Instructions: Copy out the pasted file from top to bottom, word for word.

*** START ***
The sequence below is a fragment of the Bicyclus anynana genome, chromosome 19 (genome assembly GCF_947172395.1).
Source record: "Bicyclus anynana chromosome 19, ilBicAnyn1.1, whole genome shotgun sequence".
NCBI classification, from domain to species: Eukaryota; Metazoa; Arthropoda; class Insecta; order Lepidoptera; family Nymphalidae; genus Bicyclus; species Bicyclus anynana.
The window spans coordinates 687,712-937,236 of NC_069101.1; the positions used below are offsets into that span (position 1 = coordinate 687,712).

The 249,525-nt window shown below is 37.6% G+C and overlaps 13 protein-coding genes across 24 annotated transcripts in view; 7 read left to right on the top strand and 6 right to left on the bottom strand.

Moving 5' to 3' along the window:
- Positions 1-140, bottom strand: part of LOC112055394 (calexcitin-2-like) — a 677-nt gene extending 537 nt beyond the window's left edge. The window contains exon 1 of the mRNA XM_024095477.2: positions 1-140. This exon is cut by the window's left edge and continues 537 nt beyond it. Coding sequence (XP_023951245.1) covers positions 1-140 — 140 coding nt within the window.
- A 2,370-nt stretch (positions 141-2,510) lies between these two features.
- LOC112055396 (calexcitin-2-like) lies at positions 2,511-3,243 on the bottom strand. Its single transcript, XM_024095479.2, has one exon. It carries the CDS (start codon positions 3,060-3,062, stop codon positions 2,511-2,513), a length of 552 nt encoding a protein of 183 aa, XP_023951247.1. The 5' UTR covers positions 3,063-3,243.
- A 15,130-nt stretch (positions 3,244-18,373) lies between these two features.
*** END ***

The sequence below is a fragment of the Bicyclus anynana genome, chromosome 19 (genome assembly GCF_947172395.1).
Source record: "Bicyclus anynana chromosome 19, ilBicAnyn1.1, whole genome shotgun sequence".
NCBI classification, from domain to species: Eukaryota; Metazoa; Arthropoda; class Insecta; order Lepidoptera; family Nymphalidae; genus Bicyclus; species Bicyclus anynana.
The window spans coordinates 687,712-937,236 of NC_069101.1; the positions used below are offsets into that span (position 1 = coordinate 687,712).

The 249,525-nt window shown below is 37.6% G+C and overlaps 13 protein-coding genes across 24 annotated transcripts in view; 7 read left to right on the top strand and 6 right to left on the bottom strand.

Moving 5' to 3' along the window:
- Positions 1-140, bottom strand: part of LOC112055394 (calexcitin-2-like) — a 677-nt gene extending 537 nt beyond the window's left edge. The window contains exon 1 of the mRNA XM_024095477.2: positions 1-140. This exon is cut by the window's left edge and continues 537 nt beyond it. Coding sequence (XP_023951245.1) covers positions 1-140 — 140 coding nt within the window.
- A 2,370-nt stretch (positions 141-2,510) lies between these two features.
- LOC112055396 (calexcitin-2-like) lies at positions 2,511-3,243 on the bottom strand. Its single transcript, XM_024095479.2, has one exon. It carries the CDS (start codon positions 3,060-3,062, stop codon positions 2,511-2,513), a length of 552 nt encoding a protein of 183 aa, XP_023951247.1. The 5' UTR covers positions 3,063-3,243.
- A 15,130-nt stretch (positions 3,244-18,373) lies between these two features.